The most commonly used drugs in hypertension treatment are ACE inhibitors, AT1R antagonists, calcium channel blockers (CCBs), and beta-blockers.[10] Both ACE inhibitors and AT1R blockers exert their effects through decreasing the detrimental effects of RAAS activation. ACE inhibitors and AT1R antagonists can increase ACE2 activity [Figure 1], and thus may increase the risk of SARS-COV2 infection and aggravate disease in COVID-19 patients. A meta-analysis of 2,100,587 participants showed that anti-hypertensive drugs, including ACE inhibitors, AT1R antagonists, beta-blockers, thiazide diuretics, and CCBs were not associated with increased risk for infection or disease severity of COVID-19.[62] The Randomized Elimination and Prolongation of ACE inhibitors and AT1R blockades in Coronavirus 2019 (REPLACE COVID trial) investigated the outcome of continuation versus discontinuation of RAAS inhibitors in hospitalized patients with COVID-19. Results showed no difference in the severity of COVID-19 infection between the two groups.[63] A recent cohort study enrolling two million hypertensive patients showed that both ACE inhibitors and AT1R antagonists were related to lower risk of COVID-19 hospitalization versus CCBs. Patients with COVID-19 taking ACE inhibitors or AT1R antagonists also had lower risk of intubation and death versus CCBs.[64] In contrast, withdrawal of ACE inhibitors and AT1R antagonists was related to higher mortality in hospitalized individuals with COVID-19.[65] Based on these findings, the European Society of Cardiology and the International Society of Hypertension recommended continuation of using ACE inhibitors and AT1R antagonists in patients with COVID-19.[66] CCBs also improved prognosis of hypertensive patients with COVID-19. In a retrospective cohort study from 1078 COVID-19 patients, individuals using CCBs had lower mortality (1.95% vs. 5.85%) than non-CCBs group.[67] A meta-analysis of 119,298 COVID-19 patients from 31 studies showed that CCBs usage was not associated with the outcome of COVID-19 but was associated with a decreased mortality rate.[68] Indeed, CCBs have also been found to be protective against influenza A virus, dengue fever, and Zika virus infection.[69],[70],[71] Beta-blockers decrease ACE2 receptors expression and cluster of differentiation 147,[72] and thus might be antihypertensive agents in COVID-19 patients with comorbidities such as heart failure and atrial fibrillation. However, the current evidence of the potential mechanism of beta-blockers in COVID-19 remains scarce.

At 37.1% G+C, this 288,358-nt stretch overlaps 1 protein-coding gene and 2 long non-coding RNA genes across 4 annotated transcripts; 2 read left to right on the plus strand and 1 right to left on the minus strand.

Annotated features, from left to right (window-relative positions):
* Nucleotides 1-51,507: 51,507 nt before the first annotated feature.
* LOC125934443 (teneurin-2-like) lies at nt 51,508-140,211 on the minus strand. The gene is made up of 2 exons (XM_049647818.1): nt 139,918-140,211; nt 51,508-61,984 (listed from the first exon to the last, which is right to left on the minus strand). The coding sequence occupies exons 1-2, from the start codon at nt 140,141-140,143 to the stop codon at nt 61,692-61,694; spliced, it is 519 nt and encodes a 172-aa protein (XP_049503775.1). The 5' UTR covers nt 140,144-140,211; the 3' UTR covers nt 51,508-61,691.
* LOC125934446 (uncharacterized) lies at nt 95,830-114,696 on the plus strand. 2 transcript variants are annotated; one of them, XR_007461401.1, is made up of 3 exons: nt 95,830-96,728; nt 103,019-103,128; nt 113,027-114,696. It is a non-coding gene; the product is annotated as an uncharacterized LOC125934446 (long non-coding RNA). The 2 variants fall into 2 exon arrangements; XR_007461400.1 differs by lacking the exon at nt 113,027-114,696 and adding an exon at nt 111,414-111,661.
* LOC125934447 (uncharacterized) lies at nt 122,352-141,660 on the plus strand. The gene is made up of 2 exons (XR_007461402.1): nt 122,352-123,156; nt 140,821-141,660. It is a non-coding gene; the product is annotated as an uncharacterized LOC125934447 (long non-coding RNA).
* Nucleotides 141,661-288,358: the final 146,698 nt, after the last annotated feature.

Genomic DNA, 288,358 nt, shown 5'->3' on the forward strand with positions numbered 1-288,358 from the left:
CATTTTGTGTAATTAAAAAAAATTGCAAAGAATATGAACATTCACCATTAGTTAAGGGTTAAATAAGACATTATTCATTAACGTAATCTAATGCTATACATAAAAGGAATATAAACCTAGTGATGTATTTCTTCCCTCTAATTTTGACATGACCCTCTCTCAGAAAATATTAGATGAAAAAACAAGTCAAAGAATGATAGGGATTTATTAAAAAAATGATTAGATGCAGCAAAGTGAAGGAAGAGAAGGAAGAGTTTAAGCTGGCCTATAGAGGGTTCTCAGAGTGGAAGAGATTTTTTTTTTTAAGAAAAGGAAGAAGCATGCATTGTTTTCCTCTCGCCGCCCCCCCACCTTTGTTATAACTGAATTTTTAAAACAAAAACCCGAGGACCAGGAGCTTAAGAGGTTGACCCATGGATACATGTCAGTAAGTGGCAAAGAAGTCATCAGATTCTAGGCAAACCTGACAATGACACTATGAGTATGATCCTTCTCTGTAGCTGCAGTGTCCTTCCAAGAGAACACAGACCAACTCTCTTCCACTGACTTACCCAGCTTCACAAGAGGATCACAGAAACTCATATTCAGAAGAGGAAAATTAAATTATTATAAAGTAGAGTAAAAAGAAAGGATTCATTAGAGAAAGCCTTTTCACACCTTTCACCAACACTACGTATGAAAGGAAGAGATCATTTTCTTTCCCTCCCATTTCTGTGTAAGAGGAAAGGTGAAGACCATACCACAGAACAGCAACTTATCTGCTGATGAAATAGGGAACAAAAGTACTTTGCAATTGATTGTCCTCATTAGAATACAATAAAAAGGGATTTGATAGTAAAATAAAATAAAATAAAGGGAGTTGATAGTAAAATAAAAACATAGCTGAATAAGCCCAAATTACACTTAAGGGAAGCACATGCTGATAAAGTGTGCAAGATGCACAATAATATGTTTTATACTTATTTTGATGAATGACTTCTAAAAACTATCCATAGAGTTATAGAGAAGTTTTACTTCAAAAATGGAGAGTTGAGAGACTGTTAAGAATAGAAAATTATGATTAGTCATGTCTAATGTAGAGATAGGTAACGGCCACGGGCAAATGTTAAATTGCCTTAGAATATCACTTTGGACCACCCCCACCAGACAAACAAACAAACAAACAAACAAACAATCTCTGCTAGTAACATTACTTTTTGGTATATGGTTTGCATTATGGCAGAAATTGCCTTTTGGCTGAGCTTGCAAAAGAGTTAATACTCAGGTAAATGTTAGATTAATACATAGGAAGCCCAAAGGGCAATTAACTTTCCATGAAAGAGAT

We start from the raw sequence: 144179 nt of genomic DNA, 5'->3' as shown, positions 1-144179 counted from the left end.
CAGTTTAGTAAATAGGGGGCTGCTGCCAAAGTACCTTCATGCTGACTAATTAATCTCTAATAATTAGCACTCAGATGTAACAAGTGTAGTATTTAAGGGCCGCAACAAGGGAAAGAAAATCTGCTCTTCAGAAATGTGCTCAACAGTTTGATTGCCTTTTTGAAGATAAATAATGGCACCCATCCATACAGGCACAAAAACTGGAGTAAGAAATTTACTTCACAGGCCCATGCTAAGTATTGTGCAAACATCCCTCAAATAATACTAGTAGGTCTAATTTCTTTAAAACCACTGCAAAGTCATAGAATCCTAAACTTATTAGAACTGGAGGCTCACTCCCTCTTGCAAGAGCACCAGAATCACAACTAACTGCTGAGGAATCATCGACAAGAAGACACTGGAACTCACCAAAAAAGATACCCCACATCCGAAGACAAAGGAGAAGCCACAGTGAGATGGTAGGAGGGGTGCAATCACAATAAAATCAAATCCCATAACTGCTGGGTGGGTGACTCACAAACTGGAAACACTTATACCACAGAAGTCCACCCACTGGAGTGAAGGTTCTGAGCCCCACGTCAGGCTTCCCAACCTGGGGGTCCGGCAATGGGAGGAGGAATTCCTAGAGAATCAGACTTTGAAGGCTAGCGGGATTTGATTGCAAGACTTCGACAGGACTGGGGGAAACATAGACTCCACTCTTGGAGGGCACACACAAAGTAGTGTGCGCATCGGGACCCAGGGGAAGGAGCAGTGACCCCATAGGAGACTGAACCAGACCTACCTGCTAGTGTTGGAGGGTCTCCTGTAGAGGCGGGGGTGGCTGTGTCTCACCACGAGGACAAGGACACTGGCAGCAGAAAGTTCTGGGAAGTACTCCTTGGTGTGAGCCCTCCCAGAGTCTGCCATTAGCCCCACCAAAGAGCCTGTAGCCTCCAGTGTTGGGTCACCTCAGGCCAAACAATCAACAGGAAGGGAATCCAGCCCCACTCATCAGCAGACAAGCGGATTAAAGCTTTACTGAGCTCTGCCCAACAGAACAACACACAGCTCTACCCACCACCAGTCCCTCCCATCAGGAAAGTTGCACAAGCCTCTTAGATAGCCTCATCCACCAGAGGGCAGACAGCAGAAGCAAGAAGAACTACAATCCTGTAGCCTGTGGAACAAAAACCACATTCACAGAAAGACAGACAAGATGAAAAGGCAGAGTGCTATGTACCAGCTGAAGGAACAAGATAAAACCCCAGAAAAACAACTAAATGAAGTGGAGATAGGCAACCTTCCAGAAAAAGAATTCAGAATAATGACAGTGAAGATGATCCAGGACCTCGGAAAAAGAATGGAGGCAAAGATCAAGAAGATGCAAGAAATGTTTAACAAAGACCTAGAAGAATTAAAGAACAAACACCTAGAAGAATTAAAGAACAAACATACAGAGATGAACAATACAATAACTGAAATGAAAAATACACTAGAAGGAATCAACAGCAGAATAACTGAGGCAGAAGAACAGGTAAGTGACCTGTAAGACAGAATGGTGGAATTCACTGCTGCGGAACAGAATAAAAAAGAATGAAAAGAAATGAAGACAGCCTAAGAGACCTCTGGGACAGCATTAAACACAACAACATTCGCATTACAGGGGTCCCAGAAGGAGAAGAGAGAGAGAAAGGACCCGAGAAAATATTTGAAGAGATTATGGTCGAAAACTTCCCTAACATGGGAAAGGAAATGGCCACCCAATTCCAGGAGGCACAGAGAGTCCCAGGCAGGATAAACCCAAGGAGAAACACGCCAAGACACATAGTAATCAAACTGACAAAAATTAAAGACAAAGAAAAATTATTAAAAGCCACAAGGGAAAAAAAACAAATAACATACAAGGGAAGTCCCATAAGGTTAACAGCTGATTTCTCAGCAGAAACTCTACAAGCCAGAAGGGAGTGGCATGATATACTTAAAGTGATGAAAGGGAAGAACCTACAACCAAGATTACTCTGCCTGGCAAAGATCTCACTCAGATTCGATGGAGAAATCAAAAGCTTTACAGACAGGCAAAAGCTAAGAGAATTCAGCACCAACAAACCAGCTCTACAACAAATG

Summary and Future Perspectives Top


COVID-19 increases the prevalence of hypertension and CVD. ACE2 is a link between blood pressure regulation and SARS-CoV-2 infection. Endothelial dysfunction, excessive arterial stiffness, and inflammation all promote COVID-19 related hypertension and CVD. Treatment modalities in hypertensive patients with COVID-19 include antivirus and antihypertensive therapies. ACE inhibitors, AT1R antagonists, and CCBs are appropriate in the treatment of hypertension in COVID-19 patients. However, most data analyzing different antihypertensive classes are from retrospective investigations or meta-analyses. Multiple-center randomized trials are needed to better define the therapeutic role of these antihypertensive medications in patients with COVID-19. Further, more clinical studies evaluating the association between RAAS activation, hypertension, and COVID-19 infection may lead to more targeted therapeutic strategies in the future.

Financial support and sponsorship

Dr. Jia received funding from the National Institute of Diabetes and Digestive and Kidney Diseases (DK124329) and ADA Innovative Basic Science Award (1-17-IBS-201). Dr. Sowers received funding from NIH (R01 HL73101-01A and R01 HL107910-01).

Conflicts of interest

There are no conflicts of interest.



 
  References Top

1.
Wu L, O'Kane AM, Peng H, Bi Y, Motriuk-Smith D, Ren J. SARS-CoV-2 and cardiovascular complications: From molecular mechanisms to pharmaceutical management. Biochem Pharmacol 2020;178:114114. doi: 10.1016/j.bcp.2020.114114.  Back to cited text no. 1